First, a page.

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England & Wales - Wildlife Around Our Coast

Puffins in the Shiant Islands

Britain has a mild maritime climate. The Western and Southern shores are swept by the warm Gulf Stream which comes all the way from The Caribbean and can sweep along exotic species like Portuguese men o war and turtles.  The Westerlies bring fast changing weather and ocean birds get blown in during gales, so gannets and storm petrels are common Atlantic coasts.  The many offshore islands like the Channel Islands, Scillies, Isle of Man, Inner and Outer Hebrides are stepping stones for migrant birds and the sea cliffs are safe havens for birds to breed. Underwater Britain may not have coral reefs but avid fans of the BBC Blue Planet TV series will know that lobsters, otters, seals and Basking sharks lurk among the kelp fronds. 

Expert View: Best Places in Britain for Marine Wildlife

The advantage of wildlife watching on a sailing boat is that your mode of transport is quiet, as long as you are not in the middle of a tack or gybe with flapping sails. In deep waters you can sail under sea cliffs where birds breed, close to reefs and islands where seals hang out and offshore amongst the bigger marine mammals. It is not a cliche - dolphins really do love to ride a pressure wave, and the bows of our traditional vessels tend to be quite 'bluff' so they creat a big bow wave for the dolphins to play in. We also have bowsprits you can go out on and be only a few feet above these amazing sea creatures.

Dolphins & Whales round Britain

Pelagic species like Common Dolphin come in to our shores from the Atlantic Ocean so Cornwall, Western Approaches, South and Western Ireland and NW Scotland are good options. Anywhere with strong tides or sudden shallows that create upwellings of nutrients attract cetaceans. The Channel Isles, Isles of Scilly, sailing around Lands End or the Lizard are all good spots.  Read more in our article on Cornwall Wildlife.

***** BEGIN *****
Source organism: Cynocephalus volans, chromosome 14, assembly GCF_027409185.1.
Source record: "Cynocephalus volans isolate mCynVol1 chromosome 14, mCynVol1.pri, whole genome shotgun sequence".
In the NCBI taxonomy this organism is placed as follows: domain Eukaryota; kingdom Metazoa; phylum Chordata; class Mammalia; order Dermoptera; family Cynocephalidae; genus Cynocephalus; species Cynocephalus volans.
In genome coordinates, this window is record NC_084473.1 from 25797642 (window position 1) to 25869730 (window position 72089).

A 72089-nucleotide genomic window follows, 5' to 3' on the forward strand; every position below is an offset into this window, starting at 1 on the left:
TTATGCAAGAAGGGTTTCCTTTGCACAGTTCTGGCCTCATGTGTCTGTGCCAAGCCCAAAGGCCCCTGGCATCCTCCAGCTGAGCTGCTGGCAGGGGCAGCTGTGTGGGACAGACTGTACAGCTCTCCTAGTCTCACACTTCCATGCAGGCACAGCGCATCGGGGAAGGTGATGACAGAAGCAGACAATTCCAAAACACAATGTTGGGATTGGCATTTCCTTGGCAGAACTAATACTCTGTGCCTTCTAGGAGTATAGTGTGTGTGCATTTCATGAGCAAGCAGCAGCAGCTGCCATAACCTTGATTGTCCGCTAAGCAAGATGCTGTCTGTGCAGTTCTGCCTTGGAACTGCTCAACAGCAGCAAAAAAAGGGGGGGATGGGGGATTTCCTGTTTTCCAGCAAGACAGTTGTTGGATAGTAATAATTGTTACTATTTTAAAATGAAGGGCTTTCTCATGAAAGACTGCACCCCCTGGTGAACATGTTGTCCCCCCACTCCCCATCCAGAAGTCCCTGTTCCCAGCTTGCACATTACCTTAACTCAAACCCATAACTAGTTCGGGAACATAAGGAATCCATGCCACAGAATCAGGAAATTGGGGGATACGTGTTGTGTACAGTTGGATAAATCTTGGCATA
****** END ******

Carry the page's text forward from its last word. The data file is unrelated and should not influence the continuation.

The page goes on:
Scotland is good for cetaceans on both coasts. There is a regular killer whale pod that visits Mallaig area and the Moray Forth has resident bottlenosed dolphins. See our separate article on wildlife in Scotland.

Dolphins love traditional sailing ships. Photo by Volker
Dolphins love traditional sailing ships like Bessie Ellen. Photo by Volker

Seals in England & Wales

Common seals are the ones that look like fluffy teddy bears when young and you can find them if sailing on the East Coast at places like Blakeney or Horsey Gap in Norfolk, Donna Nook in Lincolnshire or the Farne Islands in Northumberland.  In the South West we have Western Grey Seals and they breed in sea caves ....but also go scavenging in fishing ports. August - September is breeding time so a good chance to see them in Devon and Cornwall. In the Scillies you can spot them all year around in places like Menawerthan or any half tide reef.

In Wales offshore islands like Skomer and the whole Pembrokeshire Coast are good for seal spotting.

Seal in the Eastern Rocks, Scilly.
Western Grey Seal in the Eastern Rocks, Scilly. Photo by Debbie Purser

Bird Watching by Sailing Boat

The East Coast around Suffolk and Norfolk has the habitats ideal for waders, plovers, ducks as well as the usual seabirds. You will find Egrets, Heron, Curlew and oyster catchers all around the coast. Essex and the Solent has a lot of mud and salt marsh.

Closer to the Atlantic you get the ocean birds coming to the shore to breed in high cliffs or burrows. guillimots, Razorbills, Fulmar, Kittiwake, Shearwaters and Puffins. There are only small numbers of puffins on Scilly or the Farne Islands but lots on Lunga, Shiant Islands and St Kilda in Scotland.

There are sea eagles and golden eagles on Mull and Western Scotland generally. In Devon, Dorset and Cornwall we have ravens, peregrine falcons and kestrels along the sea cliffs and owls in the wooded creeks.

Guillimots in Scilly by Will Wagstaff
Guillimots in Scilly by Will Wagstaff

 

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